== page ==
Save, make, understand money


BLOG: The 'Magnificent Seven' are not the only stock market stars

BLOG: The 'Magnificent Seven' are not the only stock market stars
Your Money
Written By:
Your Money

All eyes have been on the 'Magnificent Seven' which reported impressive returns last year. But the more eclectic 'Granolas' mix of companies have been doing well under the radar.

The American technology giants dubbed the ‘Magnificent Seven’ captured headlines in 2023 as they drove more than half of last year’s 24% gain in the US S&P 500 index.

Meanwhile, the focus on this narrow group of companies has detracted attention from a number of other areas of the stock market which have been quietly doing very well. And there are still more that appear to hold significant potential.

Performance of the European stock market was also highly concentrated last year. A narrow band of 11 companies, dubbed the ‘Granolas’ by investment bank Goldman Sachs, contributed around half of the 13% rise in the Stoxx Europe 600 index in 2023.

The Granolas are GSK, Roche, ASML, Nestle, Novartis, Novo Nordisk, L’Oreal, LVMH, AstraZeneca, SAP and Sanofi — a far more eclectic collection than the Magnificent Seven, spanning sectors as diverse as pharmaceuticals, food, beauty and luxury goods as well as technology.

Clearly, the Granolas have even fewer common drivers than the Magnificent Seven, and their correlated rise may be unlikely to persist. However, they are all global leaders in their own right and have exposure to some compelling growth themes, which provide diversification beyond the technology sector.

Healthy improvements

For example, Europe has a strong pharmaceutical industry which is benefitting from improvement in the pipeline of new drugs coming from its heavy spending on research and development.

This improvement has been driven by insights from more sophisticated and cost-effective genomics, greater computational power and more sophisticated Artificial Intelligence (AI) algorithms for analysing clinical data.

As a result, and alongside a greater commercial focus, they’ve made significant advances in treating a host of diseases, including cancers.

Another exciting avenue of growth has emerged in treating obesity through the development of next-generation GLP-1 weight-loss medicines by diabetes-focused companies Novo Nordisk of Denmark and US rival Eli Lilly.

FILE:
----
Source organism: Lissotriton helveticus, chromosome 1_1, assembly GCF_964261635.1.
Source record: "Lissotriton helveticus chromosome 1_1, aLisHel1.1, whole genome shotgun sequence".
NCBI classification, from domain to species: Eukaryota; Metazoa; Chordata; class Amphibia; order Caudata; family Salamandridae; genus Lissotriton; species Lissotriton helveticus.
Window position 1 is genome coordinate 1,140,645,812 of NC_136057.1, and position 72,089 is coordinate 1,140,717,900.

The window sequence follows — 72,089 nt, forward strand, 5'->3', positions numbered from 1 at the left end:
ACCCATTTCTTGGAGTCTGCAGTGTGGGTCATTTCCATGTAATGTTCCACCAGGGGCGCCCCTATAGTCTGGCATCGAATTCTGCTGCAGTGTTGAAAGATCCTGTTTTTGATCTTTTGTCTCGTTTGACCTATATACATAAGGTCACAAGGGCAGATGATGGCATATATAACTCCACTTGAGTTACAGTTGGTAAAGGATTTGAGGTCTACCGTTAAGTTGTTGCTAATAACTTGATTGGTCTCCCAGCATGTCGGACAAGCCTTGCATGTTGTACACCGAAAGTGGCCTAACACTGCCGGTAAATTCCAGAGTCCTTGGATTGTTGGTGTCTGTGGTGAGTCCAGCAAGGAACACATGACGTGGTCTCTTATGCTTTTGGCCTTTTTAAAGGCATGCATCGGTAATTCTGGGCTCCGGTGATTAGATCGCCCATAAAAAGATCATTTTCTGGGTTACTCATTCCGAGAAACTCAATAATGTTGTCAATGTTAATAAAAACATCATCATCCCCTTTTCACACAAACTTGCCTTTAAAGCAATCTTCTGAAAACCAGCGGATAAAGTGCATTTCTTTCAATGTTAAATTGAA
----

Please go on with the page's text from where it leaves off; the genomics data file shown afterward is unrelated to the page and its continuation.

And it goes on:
These medicines replicate the hormone GLP-1, which occurs naturally in the body, promoting a feeling of fullness and reducing appetite, with impressive reductions in weight.

While there are side-effects, the significance of the weight loss and reduction in weight related cardiac and other problems have opened up a sizeable commercial opportunity. Not to mention potential applications in areas such as treatments for Alzheimer’s and for addiction.

It’s all about the data

Beyond the Granolas, companies offering data and analytics have performed strongly — albeit somewhat under the radar.

They typically have rich (and impossible to replicate) proprietary data sets that have been built up over many decades. For example Experian via its credit bureaux, RELX through its risk, legal and scientific information businesses, Wolters Kluwer through its health, tax and regulatory units and Verisk through its insurance risk data.

They have increasingly been applying software knowhow and AI in order to use this data to create software-based solutions which significantly improve and automate customer workflow and decision-making.

This has raised their growth rates, made them even more mission-critical to their customers and improved their resilience to broader economic downturns. For these reasons, investors have accorded them higher valuations.

All of the above have made some strong gains in short order. But they may be vulnerable to any wider market setback in the short-term. However, the potential for profit growth needs to be weighed up against the premium you have to pay for it.

Looking for value

Are there areas of the market offering interesting growth that have been left behind?

Clean energy is one area that has lagged over the last couple of years but continues to offer potential. And Europe has some world leading businesses across renewable electricity generation and lower carbon utilities — such as Vestas, the Danish wind turbine manufacturer.

Many of these companies are relatively immature and with lumpy order intake, and their valuations became excessive during the ultra-low interest rate period of 2020 and 2021 when cheap money chased long-term growth themes.

They then suffered along with the Magnificent Seven and growth stocks in general amid aggressive interest-rate rises from 2022.

Valuations for clean energy stocks haven’t stabilised as they have done for less capital-intensive growth areas. But the higher input and financing costs for clean energy stocks appear to be abating, supported by Government funding through legislation such as the US Inflation Reduction and Infrastructure, Investment and Jobs Acts.

And the transition to clean energy is a global structural shift that could support growth in these companies for many years to come.

Sanjiv Tumkur is head of equities at Rathbones Investment Management